I've posted a few studies that have looked at how people's eyes move across comic pages (here and here), and I recently found another. This short study looked at when people's eye movements skip panels or go back and re-read them.
They found that people spend more time reading panels with text than with just images, and that panels without text are more likely to be skipped and to be read with peripheral vision. Unusual panel arrangements (i.e. non-horizontal then vertical arrangements) also possibly led to jumping over panels (as was found in another study as well). After skipping these panels, participants then backtrack and re-read them.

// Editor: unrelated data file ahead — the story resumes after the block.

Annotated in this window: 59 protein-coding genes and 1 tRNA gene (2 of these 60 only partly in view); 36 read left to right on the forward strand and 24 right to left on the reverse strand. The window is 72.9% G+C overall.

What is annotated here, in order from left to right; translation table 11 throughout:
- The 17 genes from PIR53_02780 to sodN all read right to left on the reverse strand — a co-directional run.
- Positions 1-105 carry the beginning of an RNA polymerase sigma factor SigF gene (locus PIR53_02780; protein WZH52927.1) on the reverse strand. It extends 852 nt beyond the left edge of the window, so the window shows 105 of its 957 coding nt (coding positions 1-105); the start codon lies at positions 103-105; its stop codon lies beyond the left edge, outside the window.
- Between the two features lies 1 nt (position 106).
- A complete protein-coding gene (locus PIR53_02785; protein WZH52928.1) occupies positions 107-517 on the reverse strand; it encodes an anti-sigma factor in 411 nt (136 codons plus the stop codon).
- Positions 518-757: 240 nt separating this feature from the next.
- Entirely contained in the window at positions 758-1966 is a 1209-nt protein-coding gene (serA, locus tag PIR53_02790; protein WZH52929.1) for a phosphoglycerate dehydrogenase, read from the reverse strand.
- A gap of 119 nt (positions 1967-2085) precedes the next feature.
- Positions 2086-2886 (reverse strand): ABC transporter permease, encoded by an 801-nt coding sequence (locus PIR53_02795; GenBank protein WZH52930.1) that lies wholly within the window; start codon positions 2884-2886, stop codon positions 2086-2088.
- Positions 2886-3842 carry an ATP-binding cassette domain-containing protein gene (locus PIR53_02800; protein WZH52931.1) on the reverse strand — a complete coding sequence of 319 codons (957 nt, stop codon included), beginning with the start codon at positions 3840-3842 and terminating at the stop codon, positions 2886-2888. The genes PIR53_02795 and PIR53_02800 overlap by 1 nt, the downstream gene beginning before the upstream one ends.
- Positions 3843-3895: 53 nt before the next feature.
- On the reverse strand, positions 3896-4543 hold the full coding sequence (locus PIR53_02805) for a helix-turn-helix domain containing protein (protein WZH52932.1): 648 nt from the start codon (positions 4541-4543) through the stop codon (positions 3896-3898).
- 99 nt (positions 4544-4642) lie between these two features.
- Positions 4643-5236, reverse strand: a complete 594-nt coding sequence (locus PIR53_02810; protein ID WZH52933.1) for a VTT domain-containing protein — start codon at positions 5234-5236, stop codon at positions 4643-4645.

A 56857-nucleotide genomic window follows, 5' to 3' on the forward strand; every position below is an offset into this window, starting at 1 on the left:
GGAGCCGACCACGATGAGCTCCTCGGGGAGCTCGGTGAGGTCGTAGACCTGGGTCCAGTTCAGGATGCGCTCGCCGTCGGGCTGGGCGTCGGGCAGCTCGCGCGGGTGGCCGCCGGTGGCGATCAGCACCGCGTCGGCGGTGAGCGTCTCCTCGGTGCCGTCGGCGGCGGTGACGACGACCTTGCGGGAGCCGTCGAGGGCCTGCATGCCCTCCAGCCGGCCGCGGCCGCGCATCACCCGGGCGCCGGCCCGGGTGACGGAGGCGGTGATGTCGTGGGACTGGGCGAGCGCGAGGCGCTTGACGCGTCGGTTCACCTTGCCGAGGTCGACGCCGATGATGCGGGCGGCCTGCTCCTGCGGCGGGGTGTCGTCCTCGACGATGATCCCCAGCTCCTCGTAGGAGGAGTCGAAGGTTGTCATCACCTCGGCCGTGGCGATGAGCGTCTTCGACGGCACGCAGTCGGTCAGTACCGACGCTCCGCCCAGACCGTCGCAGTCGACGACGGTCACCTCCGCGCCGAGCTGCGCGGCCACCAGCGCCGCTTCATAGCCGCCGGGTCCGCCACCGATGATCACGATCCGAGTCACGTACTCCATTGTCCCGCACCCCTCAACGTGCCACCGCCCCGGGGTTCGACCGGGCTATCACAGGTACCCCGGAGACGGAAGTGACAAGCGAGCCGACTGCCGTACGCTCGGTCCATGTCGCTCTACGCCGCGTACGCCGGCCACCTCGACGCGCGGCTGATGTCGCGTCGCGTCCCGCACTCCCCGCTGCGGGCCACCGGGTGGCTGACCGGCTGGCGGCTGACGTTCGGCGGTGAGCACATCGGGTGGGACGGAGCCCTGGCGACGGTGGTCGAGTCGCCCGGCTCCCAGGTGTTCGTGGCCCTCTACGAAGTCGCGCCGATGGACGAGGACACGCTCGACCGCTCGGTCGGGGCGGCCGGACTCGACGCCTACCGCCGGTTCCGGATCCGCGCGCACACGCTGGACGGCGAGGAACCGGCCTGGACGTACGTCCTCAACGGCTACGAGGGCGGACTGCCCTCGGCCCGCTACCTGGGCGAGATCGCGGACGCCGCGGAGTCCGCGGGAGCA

These findings are consistent with previous studies that compared the eye-movements of expert and non-expert comic readers. Non-experts tend to focus more on text and read more erratically throughout a page. Experts tend to read more smoothly and focus more on the images.
General studies like this are interesting, though I'd really like to see more studies that specifically target specific issues. Are there particular features of page layouts that motivate skipping panels? Are there features of layouts that impede on the actual comprehension of panels? Once we get beyond these very basic sorts of "what do eyes do generally" studies, we can really start exploring how looking at eye-movements can tell us about the comprehension of comic pages.